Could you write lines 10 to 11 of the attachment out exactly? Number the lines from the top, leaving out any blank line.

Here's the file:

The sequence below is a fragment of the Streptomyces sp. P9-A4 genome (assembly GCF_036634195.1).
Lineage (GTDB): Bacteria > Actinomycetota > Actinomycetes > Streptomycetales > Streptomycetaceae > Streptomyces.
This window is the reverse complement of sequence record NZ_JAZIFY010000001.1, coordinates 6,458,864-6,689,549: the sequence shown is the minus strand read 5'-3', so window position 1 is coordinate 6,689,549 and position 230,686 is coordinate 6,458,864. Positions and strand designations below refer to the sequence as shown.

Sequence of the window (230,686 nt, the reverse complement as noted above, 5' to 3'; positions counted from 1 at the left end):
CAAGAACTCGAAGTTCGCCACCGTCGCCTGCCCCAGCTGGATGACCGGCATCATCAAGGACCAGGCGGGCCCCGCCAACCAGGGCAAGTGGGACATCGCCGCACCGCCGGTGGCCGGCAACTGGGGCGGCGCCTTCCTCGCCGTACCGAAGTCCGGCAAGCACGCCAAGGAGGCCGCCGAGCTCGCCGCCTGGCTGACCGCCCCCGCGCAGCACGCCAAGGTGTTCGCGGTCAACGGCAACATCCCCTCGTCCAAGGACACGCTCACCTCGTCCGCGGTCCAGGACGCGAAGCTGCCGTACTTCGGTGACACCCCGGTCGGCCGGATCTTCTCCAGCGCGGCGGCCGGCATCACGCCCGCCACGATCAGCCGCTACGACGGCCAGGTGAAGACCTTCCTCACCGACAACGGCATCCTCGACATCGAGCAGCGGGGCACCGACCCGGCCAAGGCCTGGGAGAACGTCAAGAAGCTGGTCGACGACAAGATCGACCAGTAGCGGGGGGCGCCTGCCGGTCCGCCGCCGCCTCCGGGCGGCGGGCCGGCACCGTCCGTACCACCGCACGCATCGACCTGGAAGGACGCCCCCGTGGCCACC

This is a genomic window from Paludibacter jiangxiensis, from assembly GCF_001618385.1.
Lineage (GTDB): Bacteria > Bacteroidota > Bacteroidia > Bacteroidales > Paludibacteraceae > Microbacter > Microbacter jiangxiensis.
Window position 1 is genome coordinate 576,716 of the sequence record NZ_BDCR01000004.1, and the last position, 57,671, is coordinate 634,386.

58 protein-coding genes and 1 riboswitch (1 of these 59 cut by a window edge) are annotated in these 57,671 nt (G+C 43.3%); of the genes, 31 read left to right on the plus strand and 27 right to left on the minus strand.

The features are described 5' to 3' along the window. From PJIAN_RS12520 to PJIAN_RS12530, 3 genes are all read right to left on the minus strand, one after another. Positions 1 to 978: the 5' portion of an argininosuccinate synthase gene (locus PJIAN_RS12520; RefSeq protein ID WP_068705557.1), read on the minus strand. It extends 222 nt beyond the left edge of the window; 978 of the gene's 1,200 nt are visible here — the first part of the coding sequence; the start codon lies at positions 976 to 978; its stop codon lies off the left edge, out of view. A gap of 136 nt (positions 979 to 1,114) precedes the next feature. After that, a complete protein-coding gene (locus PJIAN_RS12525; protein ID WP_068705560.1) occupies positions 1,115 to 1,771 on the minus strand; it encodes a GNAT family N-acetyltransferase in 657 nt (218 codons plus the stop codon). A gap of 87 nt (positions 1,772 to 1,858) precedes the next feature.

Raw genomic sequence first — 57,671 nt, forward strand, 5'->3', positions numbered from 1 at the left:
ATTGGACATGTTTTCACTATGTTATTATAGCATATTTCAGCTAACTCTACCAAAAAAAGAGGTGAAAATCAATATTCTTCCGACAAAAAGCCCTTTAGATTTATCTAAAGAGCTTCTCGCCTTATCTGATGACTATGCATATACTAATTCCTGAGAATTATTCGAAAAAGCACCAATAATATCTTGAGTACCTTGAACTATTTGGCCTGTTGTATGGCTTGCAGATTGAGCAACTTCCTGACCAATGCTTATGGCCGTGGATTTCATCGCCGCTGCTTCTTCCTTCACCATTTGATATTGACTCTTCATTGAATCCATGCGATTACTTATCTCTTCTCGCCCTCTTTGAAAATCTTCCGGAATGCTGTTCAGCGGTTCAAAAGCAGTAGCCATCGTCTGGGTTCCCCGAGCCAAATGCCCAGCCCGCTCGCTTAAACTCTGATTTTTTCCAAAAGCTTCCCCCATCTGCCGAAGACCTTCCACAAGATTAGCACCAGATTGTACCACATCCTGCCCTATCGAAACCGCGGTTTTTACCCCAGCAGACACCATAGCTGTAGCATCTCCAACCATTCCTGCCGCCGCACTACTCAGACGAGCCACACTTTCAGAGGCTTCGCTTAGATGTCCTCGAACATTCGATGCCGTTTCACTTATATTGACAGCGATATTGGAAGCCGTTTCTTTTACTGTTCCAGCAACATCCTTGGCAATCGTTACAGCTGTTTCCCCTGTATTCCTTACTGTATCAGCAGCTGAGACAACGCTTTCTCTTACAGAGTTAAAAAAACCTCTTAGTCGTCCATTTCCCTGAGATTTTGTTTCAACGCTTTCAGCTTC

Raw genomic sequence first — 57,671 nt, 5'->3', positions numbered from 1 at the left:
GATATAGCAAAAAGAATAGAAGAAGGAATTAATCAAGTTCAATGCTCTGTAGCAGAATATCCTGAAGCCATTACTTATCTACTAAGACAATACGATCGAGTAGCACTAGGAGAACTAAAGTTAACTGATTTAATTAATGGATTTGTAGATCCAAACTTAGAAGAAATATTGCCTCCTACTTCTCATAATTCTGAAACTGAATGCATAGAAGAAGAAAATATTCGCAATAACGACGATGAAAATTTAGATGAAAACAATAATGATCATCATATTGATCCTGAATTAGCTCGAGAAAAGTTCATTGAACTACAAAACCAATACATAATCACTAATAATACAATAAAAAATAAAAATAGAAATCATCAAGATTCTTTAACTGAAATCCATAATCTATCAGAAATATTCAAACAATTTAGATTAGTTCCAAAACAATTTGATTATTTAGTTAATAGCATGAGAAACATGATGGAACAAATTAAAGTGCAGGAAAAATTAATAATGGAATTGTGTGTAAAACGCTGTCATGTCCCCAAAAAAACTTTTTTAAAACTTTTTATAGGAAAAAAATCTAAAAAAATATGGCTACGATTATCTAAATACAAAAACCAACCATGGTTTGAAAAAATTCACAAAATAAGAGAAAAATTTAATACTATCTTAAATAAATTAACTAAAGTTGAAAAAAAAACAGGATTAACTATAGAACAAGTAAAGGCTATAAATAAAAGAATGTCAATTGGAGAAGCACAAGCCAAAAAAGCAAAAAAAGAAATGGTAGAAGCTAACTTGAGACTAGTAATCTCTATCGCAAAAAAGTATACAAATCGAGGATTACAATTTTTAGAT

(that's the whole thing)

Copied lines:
The features are described 5' to 3' along the window. From PJIAN_RS12520 to PJIAN_RS12530, 3 genes are all read right to left on the minus strand, one after another. Positions 1 to 978: the 5' portion of an argininosuccinate synthase gene (locus PJIAN_RS12520; RefSeq protein ID WP_068705557.1), read on the minus strand. It extends 222 nt beyond the left edge of the window; 978 of the gene's 1,200 nt are visible here — the first part of the coding sequence; the start codon lies at positions 976 to 978; its stop codon lies off the left edge, out of view. A gap of 136 nt (positions 979 to 1,114) precedes the next feature. After that, a complete protein-coding gene (locus PJIAN_RS12525; protein ID WP_068705560.1) occupies positions 1,115 to 1,771 on the minus strand; it encodes a GNAT family N-acetyltransferase in 657 nt (218 codons plus the stop codon). A gap of 87 nt (positions 1,772 to 1,858) precedes the next feature.

Raw genomic sequence first — 57,671 nt, forward strand, 5'->3', positions numbered from 1 at the left: